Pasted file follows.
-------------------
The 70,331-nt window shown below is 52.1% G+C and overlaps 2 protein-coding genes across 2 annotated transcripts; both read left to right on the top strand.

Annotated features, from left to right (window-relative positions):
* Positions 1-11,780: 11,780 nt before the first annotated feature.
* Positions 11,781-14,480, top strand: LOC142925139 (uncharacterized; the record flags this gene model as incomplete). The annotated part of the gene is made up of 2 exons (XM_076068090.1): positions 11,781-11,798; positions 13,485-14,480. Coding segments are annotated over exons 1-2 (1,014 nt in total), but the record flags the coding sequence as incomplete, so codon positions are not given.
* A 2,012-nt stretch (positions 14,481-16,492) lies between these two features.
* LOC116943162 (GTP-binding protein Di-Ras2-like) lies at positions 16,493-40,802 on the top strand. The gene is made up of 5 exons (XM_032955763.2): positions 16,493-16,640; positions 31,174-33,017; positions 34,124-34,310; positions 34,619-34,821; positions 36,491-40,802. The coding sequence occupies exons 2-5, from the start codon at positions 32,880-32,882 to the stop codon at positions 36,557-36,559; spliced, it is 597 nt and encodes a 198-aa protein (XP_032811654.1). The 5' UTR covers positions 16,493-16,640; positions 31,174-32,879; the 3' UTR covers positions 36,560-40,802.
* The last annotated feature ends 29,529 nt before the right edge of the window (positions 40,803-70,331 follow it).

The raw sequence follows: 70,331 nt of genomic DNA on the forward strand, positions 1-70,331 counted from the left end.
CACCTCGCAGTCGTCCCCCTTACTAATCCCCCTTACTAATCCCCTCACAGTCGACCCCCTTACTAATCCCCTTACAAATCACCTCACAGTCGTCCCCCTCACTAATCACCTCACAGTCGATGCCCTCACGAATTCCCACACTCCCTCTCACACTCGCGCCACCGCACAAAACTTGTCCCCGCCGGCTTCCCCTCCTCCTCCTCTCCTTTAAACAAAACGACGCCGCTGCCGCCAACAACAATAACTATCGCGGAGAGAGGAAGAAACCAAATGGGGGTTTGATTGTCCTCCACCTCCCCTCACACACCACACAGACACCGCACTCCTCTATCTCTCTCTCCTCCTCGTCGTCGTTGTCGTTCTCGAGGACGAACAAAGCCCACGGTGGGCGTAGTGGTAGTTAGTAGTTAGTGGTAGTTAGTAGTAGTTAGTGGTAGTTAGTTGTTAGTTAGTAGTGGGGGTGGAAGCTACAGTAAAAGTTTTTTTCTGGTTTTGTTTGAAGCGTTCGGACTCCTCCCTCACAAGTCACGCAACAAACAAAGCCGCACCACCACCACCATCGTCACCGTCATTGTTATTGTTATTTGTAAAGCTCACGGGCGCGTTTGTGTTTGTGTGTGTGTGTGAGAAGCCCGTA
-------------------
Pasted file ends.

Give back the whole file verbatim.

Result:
The 70,331-nt window shown below is 52.1% G+C and overlaps 2 protein-coding genes across 2 annotated transcripts; both read left to right on the top strand.

Annotated features, from left to right (window-relative positions):
* Positions 1-11,780: 11,780 nt before the first annotated feature.
* Positions 11,781-14,480, top strand: LOC142925139 (uncharacterized; the record flags this gene model as incomplete). The annotated part of the gene is made up of 2 exons (XM_076068090.1): positions 11,781-11,798; positions 13,485-14,480. Coding segments are annotated over exons 1-2 (1,014 nt in total), but the record flags the coding sequence as incomplete, so codon positions are not given.
* A 2,012-nt stretch (positions 14,481-16,492) lies between these two features.
* LOC116943162 (GTP-binding protein Di-Ras2-like) lies at positions 16,493-40,802 on the top strand. The gene is made up of 5 exons (XM_032955763.2): positions 16,493-16,640; positions 31,174-33,017; positions 34,124-34,310; positions 34,619-34,821; positions 36,491-40,802. The coding sequence occupies exons 2-5, from the start codon at positions 32,880-32,882 to the stop codon at positions 36,557-36,559; spliced, it is 597 nt and encodes a 198-aa protein (XP_032811654.1). The 5' UTR covers positions 16,493-16,640; positions 31,174-32,879; the 3' UTR covers positions 36,560-40,802.
* The last annotated feature ends 29,529 nt before the right edge of the window (positions 40,803-70,331 follow it).

The raw sequence follows: 70,331 nt of genomic DNA on the forward strand, positions 1-70,331 counted from the left end.
CACCTCGCAGTCGTCCCCCTTACTAATCCCCCTTACTAATCCCCTCACAGTCGACCCCCTTACTAATCCCCTTACAAATCACCTCACAGTCGTCCCCCTCACTAATCACCTCACAGTCGATGCCCTCACGAATTCCCACACTCCCTCTCACACTCGCGCCACCGCACAAAACTTGTCCCCGCCGGCTTCCCCTCCTCCTCCTCTCCTTTAAACAAAACGACGCCGCTGCCGCCAACAACAATAACTATCGCGGAGAGAGGAAGAAACCAAATGGGGGTTTGATTGTCCTCCACCTCCCCTCACACACCACACAGACACCGCACTCCTCTATCTCTCTCTCCTCCTCGTCGTCGTTGTCGTTCTCGAGGACGAACAAAGCCCACGGTGGGCGTAGTGGTAGTTAGTAGTTAGTGGTAGTTAGTAGTAGTTAGTGGTAGTTAGTTGTTAGTTAGTAGTGGGGGTGGAAGCTACAGTAAAAGTTTTTTTCTGGTTTTGTTTGAAGCGTTCGGACTCCTCCCTCACAAGTCACGCAACAAACAAAGCCGCACCACCACCACCATCGTCACCGTCATTGTTATTGTTATTTGTAAAGCTCACGGGCGCGTTTGTGTTTGTGTGTGTGTGTGAGAAGCCCGTA